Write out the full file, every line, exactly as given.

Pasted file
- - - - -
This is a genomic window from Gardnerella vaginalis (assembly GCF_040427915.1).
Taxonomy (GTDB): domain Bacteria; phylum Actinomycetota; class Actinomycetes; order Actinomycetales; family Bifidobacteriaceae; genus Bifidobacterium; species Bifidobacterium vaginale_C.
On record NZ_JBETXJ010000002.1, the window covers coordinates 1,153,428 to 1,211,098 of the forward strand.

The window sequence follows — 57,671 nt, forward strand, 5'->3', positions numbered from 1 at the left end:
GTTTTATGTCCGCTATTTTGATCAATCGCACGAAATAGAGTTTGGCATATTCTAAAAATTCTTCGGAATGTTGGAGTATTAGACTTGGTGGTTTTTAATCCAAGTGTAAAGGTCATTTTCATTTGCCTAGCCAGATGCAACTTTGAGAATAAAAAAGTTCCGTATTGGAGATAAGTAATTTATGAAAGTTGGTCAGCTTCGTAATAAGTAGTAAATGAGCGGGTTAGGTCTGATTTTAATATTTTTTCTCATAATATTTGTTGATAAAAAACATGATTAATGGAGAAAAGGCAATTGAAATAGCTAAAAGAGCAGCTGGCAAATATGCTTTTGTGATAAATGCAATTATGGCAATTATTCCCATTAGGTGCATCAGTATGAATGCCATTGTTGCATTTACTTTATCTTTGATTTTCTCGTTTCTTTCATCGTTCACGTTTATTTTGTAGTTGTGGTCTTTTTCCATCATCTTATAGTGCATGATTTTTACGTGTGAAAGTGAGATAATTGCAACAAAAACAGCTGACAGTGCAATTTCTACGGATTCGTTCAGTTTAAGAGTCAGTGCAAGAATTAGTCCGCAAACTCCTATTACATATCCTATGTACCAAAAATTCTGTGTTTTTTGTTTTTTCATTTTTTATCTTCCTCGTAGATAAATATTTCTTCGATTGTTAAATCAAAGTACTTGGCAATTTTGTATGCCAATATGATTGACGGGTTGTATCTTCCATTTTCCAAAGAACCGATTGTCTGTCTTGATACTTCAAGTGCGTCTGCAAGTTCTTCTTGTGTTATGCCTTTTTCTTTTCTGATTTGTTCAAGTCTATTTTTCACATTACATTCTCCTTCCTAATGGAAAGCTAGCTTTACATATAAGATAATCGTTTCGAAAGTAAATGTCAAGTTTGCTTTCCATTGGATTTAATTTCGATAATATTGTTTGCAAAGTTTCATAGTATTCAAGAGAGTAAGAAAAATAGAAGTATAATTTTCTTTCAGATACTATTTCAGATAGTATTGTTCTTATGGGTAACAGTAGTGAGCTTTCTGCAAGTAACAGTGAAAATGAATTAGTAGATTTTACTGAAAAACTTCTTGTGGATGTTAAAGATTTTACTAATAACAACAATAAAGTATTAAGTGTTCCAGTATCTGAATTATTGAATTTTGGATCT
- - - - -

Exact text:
This is a genomic window from Gardnerella vaginalis (assembly GCF_040427915.1).
Taxonomy (GTDB): domain Bacteria; phylum Actinomycetota; class Actinomycetes; order Actinomycetales; family Bifidobacteriaceae; genus Bifidobacterium; species Bifidobacterium vaginale_C.
On record NZ_JBETXJ010000002.1, the window covers coordinates 1,153,428 to 1,211,098 of the forward strand.

The window sequence follows — 57,671 nt, forward strand, 5'->3', positions numbered from 1 at the left end:
GTTTTATGTCCGCTATTTTGATCAATCGCACGAAATAGAGTTTGGCATATTCTAAAAATTCTTCGGAATGTTGGAGTATTAGACTTGGTGGTTTTTAATCCAAGTGTAAAGGTCATTTTCATTTGCCTAGCCAGATGCAACTTTGAGAATAAAAAAGTTCCGTATTGGAGATAAGTAATTTATGAAAGTTGGTCAGCTTCGTAATAAGTAGTAAATGAGCGGGTTAGGTCTGATTTTAATATTTTTTCTCATAATATTTGTTGATAAAAAACATGATTAATGGAGAAAAGGCAATTGAAATAGCTAAAAGAGCAGCTGGCAAATATGCTTTTGTGATAAATGCAATTATGGCAATTATTCCCATTAGGTGCATCAGTATGAATGCCATTGTTGCATTTACTTTATCTTTGATTTTCTCGTTTCTTTCATCGTTCACGTTTATTTTGTAGTTGTGGTCTTTTTCCATCATCTTATAGTGCATGATTTTTACGTGTGAAAGTGAGATAATTGCAACAAAAACAGCTGACAGTGCAATTTCTACGGATTCGTTCAGTTTAAGAGTCAGTGCAAGAATTAGTCCGCAAACTCCTATTACATATCCTATGTACCAAAAATTCTGTGTTTTTTGTTTTTTCATTTTTTATCTTCCTCGTAGATAAATATTTCTTCGATTGTTAAATCAAAGTACTTGGCAATTTTGTATGCCAATATGATTGACGGGTTGTATCTTCCATTTTCCAAAGAACCGATTGTCTGTCTTGATACTTCAAGTGCGTCTGCAAGTTCTTCTTGTGTTATGCCTTTTTCTTTTCTGATTTGTTCAAGTCTATTTTTCACATTACATTCTCCTTCCTAATGGAAAGCTAGCTTTACATATAAGATAATCGTTTCGAAAGTAAATGTCAAGTTTGCTTTCCATTGGATTTAATTTCGATAATATTGTTTGCAAAGTTTCATAGTATTCAAGAGAGTAAGAAAAATAGAAGTATAATTTTCTTTCAGATACTATTTCAGATAGTATTGTTCTTATGGGTAACAGTAGTGAGCTTTCTGCAAGTAACAGTGAAAATGAATTAGTAGATTTTACTGAAAAACTTCTTGTGGATGTTAAAGATTTTACTAATAACAACAATAAAGTATTAAGTGTTCCAGTATCTGAATTATTGAATTTTGGATCT